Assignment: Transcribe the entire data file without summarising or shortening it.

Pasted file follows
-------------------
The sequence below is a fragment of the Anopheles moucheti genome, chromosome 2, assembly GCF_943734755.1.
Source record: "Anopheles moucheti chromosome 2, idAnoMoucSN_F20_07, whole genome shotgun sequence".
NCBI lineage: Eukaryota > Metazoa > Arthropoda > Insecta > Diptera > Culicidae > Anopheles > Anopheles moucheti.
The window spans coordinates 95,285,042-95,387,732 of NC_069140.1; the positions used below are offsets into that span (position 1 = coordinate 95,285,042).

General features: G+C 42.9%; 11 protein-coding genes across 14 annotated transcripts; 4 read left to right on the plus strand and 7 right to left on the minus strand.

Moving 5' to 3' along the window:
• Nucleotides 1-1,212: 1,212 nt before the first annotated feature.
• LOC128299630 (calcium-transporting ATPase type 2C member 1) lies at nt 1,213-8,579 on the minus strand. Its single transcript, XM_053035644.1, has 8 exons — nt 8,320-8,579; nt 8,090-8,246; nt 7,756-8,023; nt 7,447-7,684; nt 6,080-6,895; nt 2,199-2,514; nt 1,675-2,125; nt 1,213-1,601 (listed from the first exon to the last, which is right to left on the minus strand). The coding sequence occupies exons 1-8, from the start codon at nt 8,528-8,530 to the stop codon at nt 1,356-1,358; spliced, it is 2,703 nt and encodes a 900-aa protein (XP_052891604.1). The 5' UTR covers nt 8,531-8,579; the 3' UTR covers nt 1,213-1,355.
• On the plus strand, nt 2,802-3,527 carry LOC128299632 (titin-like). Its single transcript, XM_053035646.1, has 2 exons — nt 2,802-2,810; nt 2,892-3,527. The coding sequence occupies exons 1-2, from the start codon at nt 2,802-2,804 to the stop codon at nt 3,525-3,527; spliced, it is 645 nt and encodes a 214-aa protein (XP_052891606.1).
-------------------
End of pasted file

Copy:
The sequence below is a fragment of the Anopheles moucheti genome, chromosome 2, assembly GCF_943734755.1.
Source record: "Anopheles moucheti chromosome 2, idAnoMoucSN_F20_07, whole genome shotgun sequence".
NCBI lineage: Eukaryota > Metazoa > Arthropoda > Insecta > Diptera > Culicidae > Anopheles > Anopheles moucheti.
The window spans coordinates 95,285,042-95,387,732 of NC_069140.1; the positions used below are offsets into that span (position 1 = coordinate 95,285,042).

General features: G+C 42.9%; 11 protein-coding genes across 14 annotated transcripts; 4 read left to right on the plus strand and 7 right to left on the minus strand.

Moving 5' to 3' along the window:
• Nucleotides 1-1,212: 1,212 nt before the first annotated feature.
• LOC128299630 (calcium-transporting ATPase type 2C member 1) lies at nt 1,213-8,579 on the minus strand. Its single transcript, XM_053035644.1, has 8 exons — nt 8,320-8,579; nt 8,090-8,246; nt 7,756-8,023; nt 7,447-7,684; nt 6,080-6,895; nt 2,199-2,514; nt 1,675-2,125; nt 1,213-1,601 (listed from the first exon to the last, which is right to left on the minus strand). The coding sequence occupies exons 1-8, from the start codon at nt 8,528-8,530 to the stop codon at nt 1,356-1,358; spliced, it is 2,703 nt and encodes a 900-aa protein (XP_052891604.1). The 5' UTR covers nt 8,531-8,579; the 3' UTR covers nt 1,213-1,355.
• On the plus strand, nt 2,802-3,527 carry LOC128299632 (titin-like). Its single transcript, XM_053035646.1, has 2 exons — nt 2,802-2,810; nt 2,892-3,527. The coding sequence occupies exons 1-2, from the start codon at nt 2,802-2,804 to the stop codon at nt 3,525-3,527; spliced, it is 645 nt and encodes a 214-aa protein (XP_052891606.1).